Glycogen storage disease type V; Muscle phosphorylase deficiency
McArdle syndrome is a metabolic disease characterized by an inability to break down glycogen, an important source of energy that is stored in muscle tissue. Without glycogen, muscle strength and effectiveness are diminished.
Causes, incidence, and risk factors
McArdle syndrome is a genetic disorder which results from deficiency in muscle of a specific enzyme called muscle phosphorylase. The disease is recessive, which means that a person must inherit the defective gene from both parents in order to be affected. A parent who carries only one copy of the gene will not be affected.
Without muscle phosphorylase, glycogen cannot be broken down. Weakness, cramps and pain can result.
Muscle pain, cramps, and stiffness during exercise are the primary symptoms of McArdle syndrome. Other symptoms include the following:
- Muscle weakness
- Intolerance for exercise
- Exercise can produce a burgundy-colored urine (myoglobinuria)
Symptoms usually do not begin until the affected person has reached adulthood. Avoiding strenuous exercise decreases the severity of these symptoms and of the disease.
Signs and tests
Brief, intense exercise typically does not lead to an increase in blood lactic acid.
Tests may reveal the presence of myoglobin in urine and increased serum creatine kinase (indicating rhabdomyolysis), especially after exercise.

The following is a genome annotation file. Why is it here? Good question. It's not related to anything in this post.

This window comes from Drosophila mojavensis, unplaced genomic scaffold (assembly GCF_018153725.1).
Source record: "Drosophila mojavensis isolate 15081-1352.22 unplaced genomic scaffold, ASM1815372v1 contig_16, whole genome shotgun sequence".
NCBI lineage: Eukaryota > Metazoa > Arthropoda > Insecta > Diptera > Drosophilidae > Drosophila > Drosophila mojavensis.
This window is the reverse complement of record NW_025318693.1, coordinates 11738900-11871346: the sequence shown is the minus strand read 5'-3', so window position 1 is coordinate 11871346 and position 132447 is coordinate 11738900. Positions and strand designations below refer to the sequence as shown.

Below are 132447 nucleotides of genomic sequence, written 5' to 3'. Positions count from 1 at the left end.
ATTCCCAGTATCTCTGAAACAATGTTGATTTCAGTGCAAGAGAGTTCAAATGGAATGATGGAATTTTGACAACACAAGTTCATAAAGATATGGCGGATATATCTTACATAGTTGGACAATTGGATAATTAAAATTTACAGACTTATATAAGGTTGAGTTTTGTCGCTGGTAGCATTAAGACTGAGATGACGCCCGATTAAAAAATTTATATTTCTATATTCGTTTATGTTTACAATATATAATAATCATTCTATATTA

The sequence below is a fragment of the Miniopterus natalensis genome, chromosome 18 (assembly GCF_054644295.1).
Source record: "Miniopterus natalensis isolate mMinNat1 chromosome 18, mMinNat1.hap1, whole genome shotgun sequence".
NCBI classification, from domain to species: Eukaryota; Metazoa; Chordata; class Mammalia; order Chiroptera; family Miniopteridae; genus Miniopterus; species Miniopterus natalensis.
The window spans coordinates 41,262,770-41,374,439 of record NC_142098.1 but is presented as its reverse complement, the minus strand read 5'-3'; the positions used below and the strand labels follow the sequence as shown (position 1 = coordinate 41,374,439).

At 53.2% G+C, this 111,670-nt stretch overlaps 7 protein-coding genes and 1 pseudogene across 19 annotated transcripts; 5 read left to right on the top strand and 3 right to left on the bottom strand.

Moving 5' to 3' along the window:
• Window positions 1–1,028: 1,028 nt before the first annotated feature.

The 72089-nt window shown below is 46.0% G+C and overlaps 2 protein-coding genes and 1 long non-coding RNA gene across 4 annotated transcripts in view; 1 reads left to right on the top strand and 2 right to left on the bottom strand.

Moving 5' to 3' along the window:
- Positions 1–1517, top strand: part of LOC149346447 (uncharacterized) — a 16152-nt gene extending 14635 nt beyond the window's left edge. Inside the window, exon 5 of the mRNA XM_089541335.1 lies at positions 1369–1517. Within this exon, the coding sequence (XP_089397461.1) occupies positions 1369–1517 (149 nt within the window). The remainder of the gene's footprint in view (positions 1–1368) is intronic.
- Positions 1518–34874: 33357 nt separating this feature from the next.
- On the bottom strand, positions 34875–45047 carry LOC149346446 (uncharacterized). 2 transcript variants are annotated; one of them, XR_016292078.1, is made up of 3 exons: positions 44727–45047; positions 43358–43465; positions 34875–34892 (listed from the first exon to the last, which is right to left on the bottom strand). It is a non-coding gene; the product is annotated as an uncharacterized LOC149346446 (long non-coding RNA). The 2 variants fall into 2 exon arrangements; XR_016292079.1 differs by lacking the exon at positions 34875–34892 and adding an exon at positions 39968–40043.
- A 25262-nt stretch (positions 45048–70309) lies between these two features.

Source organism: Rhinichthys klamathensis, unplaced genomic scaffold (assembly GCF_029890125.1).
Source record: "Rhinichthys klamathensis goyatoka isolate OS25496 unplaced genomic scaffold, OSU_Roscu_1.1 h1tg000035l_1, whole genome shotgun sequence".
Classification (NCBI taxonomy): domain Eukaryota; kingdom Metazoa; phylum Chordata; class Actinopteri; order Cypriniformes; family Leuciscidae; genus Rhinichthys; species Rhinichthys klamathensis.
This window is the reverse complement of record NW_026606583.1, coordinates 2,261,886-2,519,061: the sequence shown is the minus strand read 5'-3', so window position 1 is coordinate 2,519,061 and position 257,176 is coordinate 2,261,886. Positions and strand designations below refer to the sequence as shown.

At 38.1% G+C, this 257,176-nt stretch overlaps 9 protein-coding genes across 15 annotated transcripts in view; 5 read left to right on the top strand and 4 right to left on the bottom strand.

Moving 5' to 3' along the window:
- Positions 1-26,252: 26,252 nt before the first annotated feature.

Muscle biopsy shows stored glycogen and decreased muscle phosphorylase activity. Specialized centers may be able to show abnormal muscle metabolism using an MRI machine in a test called spectroscopy.
The ischemic forearm test (brief application of a tourniquet to cut off blood supply to the forearm, and then blood lactate is measured) can be helpful in making the diagnosis.
In certain cases, genetic testing may be recommended.
The most important treatment is avoiding strenuous exercise. In particular, brief, intense exercise such as carrying a heavy load and prolonged exercise such as climbing long hills must be avoided.
Rarely, severe exercise-induced muscle ache associated with burgundy urine (rhabdomyolysis) may need hospital-based treatments such as intravenous fluids.
Participating in a support group can often help with the stress of dealing with illness, and support groups members can often provide information on the latest advances and treatments.
Association for Glycogen Storage Disease: http://www.agsdus.org
Although most patients are not diagnosed with this disease until they reach their 20s or 30s, many report having had poor tolerance for exercise in childhood. Aside from avoiding strenuous exercise, McArdle syndrome patients can live a normal life.
Strong exercise may produce muscle pain or even breakdown of skeletal muscle (rhabdomyolysis). This is associated with a burgundy-colored urine and an increased risk for kidney failure (if severe).
Calling your health care provider
Contact your health care provider if you have repeated episodes of sore or cramped muscle after exercise, especially if accompanied by burgundy or pink urine.
Contact your health care provider if you have a family history of McArdle syndrome and you are planning a pregnancy.
by Janet G. Derge, M.D.
All ArmMed Media material is provided for information only and is neither advice nor a substitute for proper medical care. Consult a qualified healthcare professional who understands your particular history for individual concerns.